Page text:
The European Journal of Humour Research

Vol 9, No 3 (2021)

De-contextualisation fuels controversy: the double-edged sword of humour in a hybrid media environment

Sara Ödmark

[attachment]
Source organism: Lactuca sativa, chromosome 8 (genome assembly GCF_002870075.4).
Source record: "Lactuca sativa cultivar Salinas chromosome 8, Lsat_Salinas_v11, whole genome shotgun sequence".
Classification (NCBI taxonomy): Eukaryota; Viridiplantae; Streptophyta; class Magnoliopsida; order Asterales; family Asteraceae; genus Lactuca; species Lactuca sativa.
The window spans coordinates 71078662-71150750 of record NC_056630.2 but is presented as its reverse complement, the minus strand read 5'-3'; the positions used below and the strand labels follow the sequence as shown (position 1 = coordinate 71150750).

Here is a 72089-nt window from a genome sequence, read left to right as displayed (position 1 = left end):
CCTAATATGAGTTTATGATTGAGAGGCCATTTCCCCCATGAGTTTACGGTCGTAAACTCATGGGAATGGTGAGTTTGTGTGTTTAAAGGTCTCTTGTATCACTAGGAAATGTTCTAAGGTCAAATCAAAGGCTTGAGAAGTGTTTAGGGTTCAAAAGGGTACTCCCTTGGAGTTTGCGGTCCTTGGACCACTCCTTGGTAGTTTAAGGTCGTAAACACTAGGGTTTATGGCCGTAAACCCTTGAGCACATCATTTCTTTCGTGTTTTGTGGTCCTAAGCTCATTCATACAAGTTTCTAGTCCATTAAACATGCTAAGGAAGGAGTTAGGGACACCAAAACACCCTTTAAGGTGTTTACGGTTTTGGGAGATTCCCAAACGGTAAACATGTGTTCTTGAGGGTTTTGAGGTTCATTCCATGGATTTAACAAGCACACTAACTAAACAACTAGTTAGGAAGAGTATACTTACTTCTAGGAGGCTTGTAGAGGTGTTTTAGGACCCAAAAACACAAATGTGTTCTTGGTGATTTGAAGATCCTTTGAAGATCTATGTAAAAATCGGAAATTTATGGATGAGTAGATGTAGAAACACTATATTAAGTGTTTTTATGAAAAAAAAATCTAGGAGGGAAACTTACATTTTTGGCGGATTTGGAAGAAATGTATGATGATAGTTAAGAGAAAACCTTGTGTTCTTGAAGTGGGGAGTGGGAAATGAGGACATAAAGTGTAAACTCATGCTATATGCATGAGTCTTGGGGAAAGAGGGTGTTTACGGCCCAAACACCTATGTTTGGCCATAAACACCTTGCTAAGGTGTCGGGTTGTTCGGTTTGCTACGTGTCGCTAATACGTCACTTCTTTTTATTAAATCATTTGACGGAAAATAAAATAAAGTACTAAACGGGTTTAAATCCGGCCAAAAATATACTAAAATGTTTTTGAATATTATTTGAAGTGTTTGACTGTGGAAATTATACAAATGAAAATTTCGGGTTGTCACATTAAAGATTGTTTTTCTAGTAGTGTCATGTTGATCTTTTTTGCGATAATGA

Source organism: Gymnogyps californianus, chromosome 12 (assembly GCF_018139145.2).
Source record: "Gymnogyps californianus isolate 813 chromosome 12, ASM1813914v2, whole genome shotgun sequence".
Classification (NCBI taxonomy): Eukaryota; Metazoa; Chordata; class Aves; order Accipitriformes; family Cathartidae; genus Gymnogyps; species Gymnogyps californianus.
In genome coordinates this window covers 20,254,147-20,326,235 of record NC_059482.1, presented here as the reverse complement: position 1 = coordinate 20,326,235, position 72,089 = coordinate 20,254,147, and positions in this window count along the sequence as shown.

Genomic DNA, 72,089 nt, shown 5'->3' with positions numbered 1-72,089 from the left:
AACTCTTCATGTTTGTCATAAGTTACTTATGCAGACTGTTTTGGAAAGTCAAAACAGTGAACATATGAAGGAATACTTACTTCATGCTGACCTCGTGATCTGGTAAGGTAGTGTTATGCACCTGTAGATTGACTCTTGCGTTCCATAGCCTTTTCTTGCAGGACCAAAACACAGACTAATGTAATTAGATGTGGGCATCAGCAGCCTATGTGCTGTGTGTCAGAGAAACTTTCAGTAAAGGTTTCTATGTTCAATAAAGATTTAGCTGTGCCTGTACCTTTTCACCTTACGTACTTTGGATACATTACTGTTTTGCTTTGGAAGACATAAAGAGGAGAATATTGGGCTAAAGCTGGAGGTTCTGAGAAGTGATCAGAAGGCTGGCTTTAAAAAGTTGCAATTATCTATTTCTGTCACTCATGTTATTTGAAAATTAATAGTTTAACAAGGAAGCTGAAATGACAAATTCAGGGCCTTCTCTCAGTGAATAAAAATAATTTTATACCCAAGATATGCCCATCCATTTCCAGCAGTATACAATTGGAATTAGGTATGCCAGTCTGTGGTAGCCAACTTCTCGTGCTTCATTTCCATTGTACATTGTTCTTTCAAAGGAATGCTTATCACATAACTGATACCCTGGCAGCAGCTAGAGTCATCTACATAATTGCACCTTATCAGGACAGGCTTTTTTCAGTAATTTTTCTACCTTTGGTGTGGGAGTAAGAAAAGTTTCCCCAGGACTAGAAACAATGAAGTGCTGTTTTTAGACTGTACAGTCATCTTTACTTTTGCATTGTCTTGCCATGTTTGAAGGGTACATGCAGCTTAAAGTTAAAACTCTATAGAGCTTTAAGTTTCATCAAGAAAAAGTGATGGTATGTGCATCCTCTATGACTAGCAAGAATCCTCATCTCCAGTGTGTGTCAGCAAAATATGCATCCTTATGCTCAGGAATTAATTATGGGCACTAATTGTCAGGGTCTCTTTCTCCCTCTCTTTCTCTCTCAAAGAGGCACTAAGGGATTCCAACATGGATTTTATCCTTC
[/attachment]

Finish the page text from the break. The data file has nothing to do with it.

Humour has a unique way of delineating social boundaries, and comedy can function as a double-edged sword; it can strengthen bonds and bring people together, or divide through provocation and violation of social norms. As a consequence, humour controversies are telling events that contain the possibility of highlighting cultural and political sensibilities – even more in the current political landscape, with increasing media fragmentation. This study analysed four humour functions through the theoretical lens of media framing, via three cases of humorous content that caused controversies in the Swedish news media. These cases were one divisive radio roast of a politician, one TV satire segment that was received as racist, and one audio podcast with young women who challenged a Swedish political consensus climate. Framing is the power of media to select and highlight certain aspects of issues, and by extension, shape public opinion. By subjecting the media coverage of these three controversies to a qualitative content analysis, the framing was examined and discussed in the light of four humour functions: identification, clarification, enforcement, and differentiation (Meyer 2000). Furthermore, the study examined the media context and the role it played in the framing of the controversies. One main finding was that the most uniting humour function of identification could be transformed into the most dividing humour function of differentiation through a shift in media context.


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